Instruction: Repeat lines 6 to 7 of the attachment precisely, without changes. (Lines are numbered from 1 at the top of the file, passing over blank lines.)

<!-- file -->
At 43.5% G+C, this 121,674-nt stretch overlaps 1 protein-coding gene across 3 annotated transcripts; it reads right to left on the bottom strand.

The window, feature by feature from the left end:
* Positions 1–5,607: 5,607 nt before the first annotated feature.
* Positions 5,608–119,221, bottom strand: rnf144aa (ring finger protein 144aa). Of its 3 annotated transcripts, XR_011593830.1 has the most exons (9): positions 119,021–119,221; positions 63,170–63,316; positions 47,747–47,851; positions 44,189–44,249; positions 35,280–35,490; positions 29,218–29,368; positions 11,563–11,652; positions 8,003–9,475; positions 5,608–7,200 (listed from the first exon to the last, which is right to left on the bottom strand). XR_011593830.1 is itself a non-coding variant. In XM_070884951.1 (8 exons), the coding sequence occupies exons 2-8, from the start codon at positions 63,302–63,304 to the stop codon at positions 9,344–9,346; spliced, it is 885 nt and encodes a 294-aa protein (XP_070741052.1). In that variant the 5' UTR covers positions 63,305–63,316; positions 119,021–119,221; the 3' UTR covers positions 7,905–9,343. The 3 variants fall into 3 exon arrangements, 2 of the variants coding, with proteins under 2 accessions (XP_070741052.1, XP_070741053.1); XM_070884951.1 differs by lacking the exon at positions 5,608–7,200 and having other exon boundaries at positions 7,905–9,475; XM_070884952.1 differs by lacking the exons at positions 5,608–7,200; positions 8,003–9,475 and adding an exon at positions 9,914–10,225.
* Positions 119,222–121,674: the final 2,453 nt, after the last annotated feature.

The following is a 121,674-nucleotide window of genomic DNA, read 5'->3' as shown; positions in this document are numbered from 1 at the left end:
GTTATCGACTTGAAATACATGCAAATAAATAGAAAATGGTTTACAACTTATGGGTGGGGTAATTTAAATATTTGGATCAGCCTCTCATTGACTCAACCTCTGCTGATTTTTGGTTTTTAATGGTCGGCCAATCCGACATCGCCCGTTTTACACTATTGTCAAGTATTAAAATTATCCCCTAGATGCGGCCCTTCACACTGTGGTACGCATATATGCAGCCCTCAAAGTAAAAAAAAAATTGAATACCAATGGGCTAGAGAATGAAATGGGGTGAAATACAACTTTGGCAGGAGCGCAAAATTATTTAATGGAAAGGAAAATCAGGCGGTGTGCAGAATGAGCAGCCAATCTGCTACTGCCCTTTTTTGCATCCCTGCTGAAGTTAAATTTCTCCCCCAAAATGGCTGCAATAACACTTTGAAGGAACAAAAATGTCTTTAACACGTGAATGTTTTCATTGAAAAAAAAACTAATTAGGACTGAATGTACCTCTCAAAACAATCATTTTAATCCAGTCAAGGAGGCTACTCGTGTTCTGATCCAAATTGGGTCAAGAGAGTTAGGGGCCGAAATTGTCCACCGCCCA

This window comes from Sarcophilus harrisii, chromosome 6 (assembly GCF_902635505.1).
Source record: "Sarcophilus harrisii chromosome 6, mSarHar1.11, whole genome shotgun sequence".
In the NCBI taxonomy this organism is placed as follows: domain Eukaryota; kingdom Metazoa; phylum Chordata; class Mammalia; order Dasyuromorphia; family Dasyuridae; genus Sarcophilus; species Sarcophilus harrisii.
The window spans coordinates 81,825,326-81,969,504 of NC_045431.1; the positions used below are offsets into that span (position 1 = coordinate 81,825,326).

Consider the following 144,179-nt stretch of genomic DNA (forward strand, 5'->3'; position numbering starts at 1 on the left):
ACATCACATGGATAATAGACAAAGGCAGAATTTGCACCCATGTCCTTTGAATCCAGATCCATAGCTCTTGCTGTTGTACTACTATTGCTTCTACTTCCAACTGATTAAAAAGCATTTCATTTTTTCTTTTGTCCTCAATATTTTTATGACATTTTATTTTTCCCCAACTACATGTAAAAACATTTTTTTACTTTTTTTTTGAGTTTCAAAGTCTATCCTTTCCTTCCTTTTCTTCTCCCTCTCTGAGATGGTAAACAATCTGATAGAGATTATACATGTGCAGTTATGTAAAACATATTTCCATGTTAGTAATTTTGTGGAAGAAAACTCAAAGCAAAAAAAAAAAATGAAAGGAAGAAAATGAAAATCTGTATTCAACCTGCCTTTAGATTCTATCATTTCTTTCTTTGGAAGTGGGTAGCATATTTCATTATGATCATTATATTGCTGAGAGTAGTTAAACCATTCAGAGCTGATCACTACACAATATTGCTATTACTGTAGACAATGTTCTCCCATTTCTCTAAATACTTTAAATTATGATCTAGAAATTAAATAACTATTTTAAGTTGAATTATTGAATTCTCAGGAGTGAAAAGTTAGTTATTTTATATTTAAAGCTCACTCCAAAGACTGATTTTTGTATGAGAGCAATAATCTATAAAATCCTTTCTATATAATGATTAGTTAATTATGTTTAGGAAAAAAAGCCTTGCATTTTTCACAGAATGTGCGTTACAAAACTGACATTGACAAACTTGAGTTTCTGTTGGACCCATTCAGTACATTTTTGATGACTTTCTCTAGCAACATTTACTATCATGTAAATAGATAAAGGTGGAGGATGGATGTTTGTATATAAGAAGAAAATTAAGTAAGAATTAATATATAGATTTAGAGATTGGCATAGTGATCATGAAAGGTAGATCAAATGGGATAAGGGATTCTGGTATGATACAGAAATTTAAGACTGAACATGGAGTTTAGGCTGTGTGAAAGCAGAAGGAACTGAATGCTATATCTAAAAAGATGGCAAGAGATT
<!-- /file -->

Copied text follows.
The following is a 121,674-nucleotide window of genomic DNA, read 5'->3' as shown; positions in this document are numbered from 1 at the left end:
GTTATCGACTTGAAATACATGCAAATAAATAGAAAATGGTTTACAACTTATGGGTGGGGTAATTTAAATATTTGGATCAGCCTCTCATTGACTCAACCTCTGCTGATTTTTGGTTTTTAATGGTCGGCCAATCCGACATCGCCCGTTTTACACTATTGTCAAGTATTAAAATTATCCCCTAGATGCGGCCCTTCACACTGTGGTACGCATATATGCAGCCCTCAAAGTAAAAAAAAAATTGAATACCAATGGGCTAGAGAATGAAATGGGGTGAAATACAACTTTGGCAGGAGCGCAAAATTATTTAATGGAAAGGAAAATCAGGCGGTGTGCAGAATGAGCAGCCAATCTGCTACTGCCCTTTTTTGCATCCCTGCTGAAGTTAAATTTCTCCCCCAAAATGGCTGCAATAACACTTTGAAGGAACAAAAATGTCTTTAACACGTGAATGTTTTCATTGAAAAAAAAACTAATTAGGACTGAATGTACCTCTCAAAACAATCATTTTAATCCAGTCAAGGAGGCTACTCGTGTTCTGATCCAAATTGGGTCAAGAGAGTTAGGGGCCGAAATTGTCCACCGCCCA